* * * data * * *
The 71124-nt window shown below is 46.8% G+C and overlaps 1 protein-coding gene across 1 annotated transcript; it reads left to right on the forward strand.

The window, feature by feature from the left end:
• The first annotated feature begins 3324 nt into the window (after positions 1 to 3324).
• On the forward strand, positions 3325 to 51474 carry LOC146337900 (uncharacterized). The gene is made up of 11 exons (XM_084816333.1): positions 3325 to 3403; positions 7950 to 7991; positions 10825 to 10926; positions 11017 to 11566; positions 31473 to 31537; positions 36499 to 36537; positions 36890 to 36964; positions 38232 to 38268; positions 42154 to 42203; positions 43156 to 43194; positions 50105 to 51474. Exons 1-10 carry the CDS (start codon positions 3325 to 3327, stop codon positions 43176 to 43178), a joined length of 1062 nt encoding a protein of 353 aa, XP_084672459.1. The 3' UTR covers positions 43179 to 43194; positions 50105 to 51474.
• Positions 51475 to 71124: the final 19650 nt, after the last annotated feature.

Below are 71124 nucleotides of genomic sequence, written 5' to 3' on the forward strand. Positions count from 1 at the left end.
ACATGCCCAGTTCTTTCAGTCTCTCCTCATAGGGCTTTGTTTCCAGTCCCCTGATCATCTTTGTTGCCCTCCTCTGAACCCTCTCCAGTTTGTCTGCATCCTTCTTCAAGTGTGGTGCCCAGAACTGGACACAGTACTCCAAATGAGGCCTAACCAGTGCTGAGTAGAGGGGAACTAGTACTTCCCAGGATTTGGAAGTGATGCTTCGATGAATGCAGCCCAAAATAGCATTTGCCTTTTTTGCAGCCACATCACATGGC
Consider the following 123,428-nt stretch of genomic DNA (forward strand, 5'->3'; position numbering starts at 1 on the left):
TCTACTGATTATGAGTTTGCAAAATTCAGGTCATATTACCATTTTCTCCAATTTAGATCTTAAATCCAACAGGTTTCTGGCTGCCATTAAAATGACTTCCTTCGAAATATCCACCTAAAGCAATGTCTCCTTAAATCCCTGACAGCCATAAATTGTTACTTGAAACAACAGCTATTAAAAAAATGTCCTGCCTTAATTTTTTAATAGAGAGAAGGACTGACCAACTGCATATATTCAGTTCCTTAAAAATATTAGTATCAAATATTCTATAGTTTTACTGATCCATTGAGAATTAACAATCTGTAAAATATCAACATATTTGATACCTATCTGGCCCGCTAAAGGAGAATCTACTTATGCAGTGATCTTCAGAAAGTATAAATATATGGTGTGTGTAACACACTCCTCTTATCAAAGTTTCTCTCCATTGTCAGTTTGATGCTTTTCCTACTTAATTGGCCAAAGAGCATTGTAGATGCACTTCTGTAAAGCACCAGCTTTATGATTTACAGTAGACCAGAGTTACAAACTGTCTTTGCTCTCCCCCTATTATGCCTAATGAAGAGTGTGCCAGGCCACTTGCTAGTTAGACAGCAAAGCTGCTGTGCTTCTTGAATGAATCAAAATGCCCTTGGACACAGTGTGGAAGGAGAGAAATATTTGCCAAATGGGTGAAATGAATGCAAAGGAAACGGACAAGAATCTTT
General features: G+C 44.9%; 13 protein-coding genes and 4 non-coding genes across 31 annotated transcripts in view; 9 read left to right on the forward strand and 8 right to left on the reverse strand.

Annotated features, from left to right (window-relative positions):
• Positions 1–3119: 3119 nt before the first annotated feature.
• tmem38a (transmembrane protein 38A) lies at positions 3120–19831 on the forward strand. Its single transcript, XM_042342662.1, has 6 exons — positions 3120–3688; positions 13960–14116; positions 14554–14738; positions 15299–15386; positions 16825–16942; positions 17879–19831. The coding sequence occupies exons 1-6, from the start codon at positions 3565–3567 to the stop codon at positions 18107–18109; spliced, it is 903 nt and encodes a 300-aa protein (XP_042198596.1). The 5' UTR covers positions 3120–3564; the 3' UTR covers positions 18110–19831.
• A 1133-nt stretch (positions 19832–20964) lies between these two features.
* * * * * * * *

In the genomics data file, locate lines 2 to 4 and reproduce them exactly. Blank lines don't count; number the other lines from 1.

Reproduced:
The window, feature by feature from the left end:
• The first annotated feature begins 3324 nt into the window (after positions 1 to 3324).
• On the forward strand, positions 3325 to 51474 carry LOC146337900 (uncharacterized). The gene is made up of 11 exons (XM_084816333.1): positions 3325 to 3403; positions 7950 to 7991; positions 10825 to 10926; positions 11017 to 11566; positions 31473 to 31537; positions 36499 to 36537; positions 36890 to 36964; positions 38232 to 38268; positions 42154 to 42203; positions 43156 to 43194; positions 50105 to 51474. Exons 1-10 carry the CDS (start codon positions 3325 to 3327, stop codon positions 43176 to 43178), a joined length of 1062 nt encoding a protein of 353 aa, XP_084672459.1. The 3' UTR covers positions 43179 to 43194; positions 50105 to 51474.